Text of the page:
Vascular supply of the metacarpophalangeal joint

Baksa G, Czeibert K, Sharp V, Handschuh S, Gyebnar J, Barany L, Benis S, Nyiri G, Mandl P, Petnehazy O, Balint PV (2022)

Publication Type: Journal article

Publication year: 2022


Book Volume: 9

Article Number: 1015895

DOI: 10.3389/fmed.2022.1015895


Objective: To describe in detail the arterial vasculature of metacarpophalangeal joints 2–5 on cadaver specimens and to compare it to ultrasound imaging of healthy subjects. Methods: Eighteen hands of donated human cadavers were arterially injected and investigated with either corrosion casting or cryosectioning. Each layer of cryosectioned specimens was photographed in high-resolution. Images were then segmented for arterial vessels of the metacarpophalangeal (MCP) joints 2–5. The arterial pattern of the joints was reconstructed from the segmented images and from the corrosion cast specimens. Both hands of ten adult healthy volunteers were scanned focusing on the vasculature of the same joints with high-end ultrasound imaging, including color Doppler. Measurements were made on both cryosectioned arteries and Doppler images. Results: The arterial supply of MCP joints 2–5 divides into a metacarpal and a phalangeal territory, respectively. The metacarpal half receives arteries from the palmar metacarpal arteries or proper palmar digital arteries, while the phalangeal half is supplied by both proper and common palmar digital arteries. Comparing anatomical and ultrasonographic results, we determined the exact anatomic location of normal vessels using Doppler images acquired of healthy joints. All, except three branches, were found with less than 50% frequency using ultrasound. Doppler signals were identified significantly more frequently in MCP joints 2–3 than on 4–5 (p < 0.0001). Similarly, Doppler signals differed in the number of detectable small, intraarticular vessels (p < 0.009), but not that of the large extraarticular ones (p < 0.1373). When comparing measurements acquired by ultrasound and on cadaver vessels, measurements using the former technique were found to be larger in all joints (p < 0.0001). Conclusion: Using morphological and ultrasonographic techniques, our study provides a high-resolution anatomical maps and an essential reference data set on the entire arterial vasculature of healthy human MCP 2–5 joints. We found that Doppler signal could be detected in less than 50% of the vessels of healthy volunteers except three locations. Intraarticular branches were detected with ultrasound imaging significantly more frequently on healthy MCP 2–3 joints, which should be taken into account when inflammatory and normal Doppler signals are evaluated. Our study also provides reference data for future, higher-resolution imaging techniques.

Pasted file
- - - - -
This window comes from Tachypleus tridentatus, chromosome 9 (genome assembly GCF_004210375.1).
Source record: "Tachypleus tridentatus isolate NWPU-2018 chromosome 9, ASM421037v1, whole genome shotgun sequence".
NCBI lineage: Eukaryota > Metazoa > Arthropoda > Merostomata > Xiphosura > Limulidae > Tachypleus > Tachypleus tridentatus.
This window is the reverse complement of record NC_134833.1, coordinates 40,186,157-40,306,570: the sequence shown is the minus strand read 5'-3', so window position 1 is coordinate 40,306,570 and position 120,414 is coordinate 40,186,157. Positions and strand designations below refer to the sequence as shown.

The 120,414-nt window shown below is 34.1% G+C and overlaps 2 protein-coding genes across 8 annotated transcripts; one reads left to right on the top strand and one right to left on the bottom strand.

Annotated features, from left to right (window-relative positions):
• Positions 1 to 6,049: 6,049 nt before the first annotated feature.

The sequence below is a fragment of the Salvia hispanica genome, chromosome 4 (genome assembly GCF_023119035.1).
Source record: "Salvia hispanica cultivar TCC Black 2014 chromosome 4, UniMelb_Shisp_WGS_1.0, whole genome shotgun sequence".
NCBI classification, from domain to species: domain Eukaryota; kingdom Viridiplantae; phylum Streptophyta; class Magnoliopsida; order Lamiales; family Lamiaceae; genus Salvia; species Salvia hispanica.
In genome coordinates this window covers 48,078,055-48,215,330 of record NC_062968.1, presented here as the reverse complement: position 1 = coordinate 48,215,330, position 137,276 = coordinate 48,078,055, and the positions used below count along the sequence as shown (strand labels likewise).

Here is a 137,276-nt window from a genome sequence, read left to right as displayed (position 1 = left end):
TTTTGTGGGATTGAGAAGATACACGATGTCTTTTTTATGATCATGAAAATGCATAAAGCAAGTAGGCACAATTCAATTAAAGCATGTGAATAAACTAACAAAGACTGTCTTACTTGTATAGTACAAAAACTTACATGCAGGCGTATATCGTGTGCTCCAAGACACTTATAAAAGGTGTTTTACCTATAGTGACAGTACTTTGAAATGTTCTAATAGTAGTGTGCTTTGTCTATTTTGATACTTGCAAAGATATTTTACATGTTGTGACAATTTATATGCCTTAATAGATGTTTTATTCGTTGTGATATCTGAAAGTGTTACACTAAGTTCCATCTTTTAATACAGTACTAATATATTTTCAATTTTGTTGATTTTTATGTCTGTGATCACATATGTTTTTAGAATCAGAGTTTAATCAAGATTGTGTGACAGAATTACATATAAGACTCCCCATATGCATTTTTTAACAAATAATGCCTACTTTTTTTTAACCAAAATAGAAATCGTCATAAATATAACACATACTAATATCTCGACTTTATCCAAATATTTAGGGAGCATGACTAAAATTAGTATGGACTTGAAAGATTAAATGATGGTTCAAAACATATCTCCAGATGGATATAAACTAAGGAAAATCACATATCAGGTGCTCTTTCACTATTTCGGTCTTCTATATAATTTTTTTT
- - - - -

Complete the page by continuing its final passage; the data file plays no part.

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Baksa, G., Czeibert, K., Sharp, V., Handschuh, S., Gyebnar, J., Barany, L.,... Balint, P.V. (2022). Vascular supply of the metacarpophalangeal joint. Frontiers in Medicine, 9.


Baksa, Gabor, et al. "Vascular supply of the metacarpophalangeal joint." Frontiers in Medicine 9 (2022).

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